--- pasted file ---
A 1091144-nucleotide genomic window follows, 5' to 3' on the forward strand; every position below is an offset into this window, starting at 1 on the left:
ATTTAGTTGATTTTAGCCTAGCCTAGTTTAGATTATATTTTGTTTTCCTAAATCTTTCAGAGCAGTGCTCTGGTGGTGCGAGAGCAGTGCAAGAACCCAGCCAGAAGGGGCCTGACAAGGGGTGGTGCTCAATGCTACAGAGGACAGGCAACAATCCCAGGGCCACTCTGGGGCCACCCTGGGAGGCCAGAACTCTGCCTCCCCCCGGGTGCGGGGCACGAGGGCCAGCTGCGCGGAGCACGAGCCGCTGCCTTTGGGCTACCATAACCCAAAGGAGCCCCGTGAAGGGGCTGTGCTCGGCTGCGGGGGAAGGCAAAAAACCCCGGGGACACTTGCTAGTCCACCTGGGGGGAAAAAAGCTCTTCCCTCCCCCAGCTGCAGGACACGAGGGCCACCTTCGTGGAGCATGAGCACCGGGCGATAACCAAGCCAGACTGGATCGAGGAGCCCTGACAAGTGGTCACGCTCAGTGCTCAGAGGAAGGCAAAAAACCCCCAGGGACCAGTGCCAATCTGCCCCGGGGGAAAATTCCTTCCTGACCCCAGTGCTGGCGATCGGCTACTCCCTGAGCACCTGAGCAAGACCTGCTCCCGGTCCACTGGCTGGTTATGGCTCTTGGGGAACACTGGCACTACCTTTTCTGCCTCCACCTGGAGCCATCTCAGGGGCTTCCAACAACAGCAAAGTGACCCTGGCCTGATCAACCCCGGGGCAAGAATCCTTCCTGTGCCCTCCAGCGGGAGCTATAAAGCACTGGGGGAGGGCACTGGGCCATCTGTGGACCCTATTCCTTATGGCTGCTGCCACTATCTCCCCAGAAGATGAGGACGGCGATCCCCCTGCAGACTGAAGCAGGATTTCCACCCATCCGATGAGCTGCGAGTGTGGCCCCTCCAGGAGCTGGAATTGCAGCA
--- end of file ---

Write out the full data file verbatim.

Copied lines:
A 1091144-nucleotide genomic window follows, 5' to 3' on the forward strand; every position below is an offset into this window, starting at 1 on the left:
ATTTAGTTGATTTTAGCCTAGCCTAGTTTAGATTATATTTTGTTTTCCTAAATCTTTCAGAGCAGTGCTCTGGTGGTGCGAGAGCAGTGCAAGAACCCAGCCAGAAGGGGCCTGACAAGGGGTGGTGCTCAATGCTACAGAGGACAGGCAACAATCCCAGGGCCACTCTGGGGCCACCCTGGGAGGCCAGAACTCTGCCTCCCCCCGGGTGCGGGGCACGAGGGCCAGCTGCGCGGAGCACGAGCCGCTGCCTTTGGGCTACCATAACCCAAAGGAGCCCCGTGAAGGGGCTGTGCTCGGCTGCGGGGGAAGGCAAAAAACCCCGGGGACACTTGCTAGTCCACCTGGGGGGAAAAAAGCTCTTCCCTCCCCCAGCTGCAGGACACGAGGGCCACCTTCGTGGAGCATGAGCACCGGGCGATAACCAAGCCAGACTGGATCGAGGAGCCCTGACAAGTGGTCACGCTCAGTGCTCAGAGGAAGGCAAAAAACCCCCAGGGACCAGTGCCAATCTGCCCCGGGGGAAAATTCCTTCCTGACCCCAGTGCTGGCGATCGGCTACTCCCTGAGCACCTGAGCAAGACCTGCTCCCGGTCCACTGGCTGGTTATGGCTCTTGGGGAACACTGGCACTACCTTTTCTGCCTCCACCTGGAGCCATCTCAGGGGCTTCCAACAACAGCAAAGTGACCCTGGCCTGATCAACCCCGGGGCAAGAATCCTTCCTGTGCCCTCCAGCGGGAGCTATAAAGCACTGGGGGAGGGCACTGGGCCATCTGTGGACCCTATTCCTTATGGCTGCTGCCACTATCTCCCCAGAAGATGAGGACGGCGATCCCCCTGCAGACTGAAGCAGGATTTCCACCCATCCGATGAGCTGCGAGTGTGGCCCCTCCAGGAGCTGGAATTGCAGCA